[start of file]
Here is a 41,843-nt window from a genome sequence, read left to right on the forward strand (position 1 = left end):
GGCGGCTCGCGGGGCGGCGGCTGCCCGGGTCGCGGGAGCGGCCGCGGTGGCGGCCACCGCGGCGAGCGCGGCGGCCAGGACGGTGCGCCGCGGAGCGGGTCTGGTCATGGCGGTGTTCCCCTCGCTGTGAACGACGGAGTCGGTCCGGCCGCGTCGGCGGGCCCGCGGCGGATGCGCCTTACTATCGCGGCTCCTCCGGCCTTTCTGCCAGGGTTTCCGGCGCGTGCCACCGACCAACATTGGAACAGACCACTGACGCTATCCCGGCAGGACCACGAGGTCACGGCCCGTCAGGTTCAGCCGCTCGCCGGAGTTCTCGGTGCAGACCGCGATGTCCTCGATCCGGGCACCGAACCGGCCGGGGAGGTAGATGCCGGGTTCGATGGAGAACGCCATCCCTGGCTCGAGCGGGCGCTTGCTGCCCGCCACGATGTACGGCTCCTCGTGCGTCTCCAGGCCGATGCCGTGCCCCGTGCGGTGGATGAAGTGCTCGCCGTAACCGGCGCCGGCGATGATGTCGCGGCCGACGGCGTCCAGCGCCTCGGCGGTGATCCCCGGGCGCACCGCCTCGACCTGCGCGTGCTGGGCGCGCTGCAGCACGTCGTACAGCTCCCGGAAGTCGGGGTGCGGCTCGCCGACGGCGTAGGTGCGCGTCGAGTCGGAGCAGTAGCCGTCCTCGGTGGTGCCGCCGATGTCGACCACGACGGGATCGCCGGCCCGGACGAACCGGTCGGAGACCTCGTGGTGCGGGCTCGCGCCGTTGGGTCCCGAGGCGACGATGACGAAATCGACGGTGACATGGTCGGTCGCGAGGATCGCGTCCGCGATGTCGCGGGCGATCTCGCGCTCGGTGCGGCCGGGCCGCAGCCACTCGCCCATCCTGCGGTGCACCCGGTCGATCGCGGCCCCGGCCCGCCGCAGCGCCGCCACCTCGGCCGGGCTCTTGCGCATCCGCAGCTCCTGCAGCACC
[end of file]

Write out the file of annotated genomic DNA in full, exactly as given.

Here is a 41,843-nt window from a genome sequence, read left to right on the forward strand (position 1 = left end):
GGCGGCTCGCGGGGCGGCGGCTGCCCGGGTCGCGGGAGCGGCCGCGGTGGCGGCCACCGCGGCGAGCGCGGCGGCCAGGACGGTGCGCCGCGGAGCGGGTCTGGTCATGGCGGTGTTCCCCTCGCTGTGAACGACGGAGTCGGTCCGGCCGCGTCGGCGGGCCCGCGGCGGATGCGCCTTACTATCGCGGCTCCTCCGGCCTTTCTGCCAGGGTTTCCGGCGCGTGCCACCGACCAACATTGGAACAGACCACTGACGCTATCCCGGCAGGACCACGAGGTCACGGCCCGTCAGGTTCAGCCGCTCGCCGGAGTTCTCGGTGCAGACCGCGATGTCCTCGATCCGGGCACCGAACCGGCCGGGGAGGTAGATGCCGGGTTCGATGGAGAACGCCATCCCTGGCTCGAGCGGGCGCTTGCTGCCCGCCACGATGTACGGCTCCTCGTGCGTCTCCAGGCCGATGCCGTGCCCCGTGCGGTGGATGAAGTGCTCGCCGTAACCGGCGCCGGCGATGATGTCGCGGCCGACGGCGTCCAGCGCCTCGGCGGTGATCCCCGGGCGCACCGCCTCGACCTGCGCGTGCTGGGCGCGCTGCAGCACGTCGTACAGCTCCCGGAAGTCGGGGTGCGGCTCGCCGACGGCGTAGGTGCGCGTCGAGTCGGAGCAGTAGCCGTCCTCGGTGGTGCCGCCGATGTCGACCACGACGGGATCGCCGGCCCGGACGAACCGGTCGGAGACCTCGTGGTGCGGGCTCGCGCCGTTGGGTCCCGAGGCGACGATGACGAAATCGACGGTGACATGGTCGGTCGCGAGGATCGCGTCCGCGATGTCGCGGGCGATCTCGCGCTCGGTGCGGCCGGGCCGCAGCCACTCGCCCATCCTGCGGTGCACCCGGTCGATCGCGGCCCCGGCCCGCCGCAGCGCCGCCACCTCGGCCGGGCTCTTGCGCATCCGCAGCTCCTGCAGCACC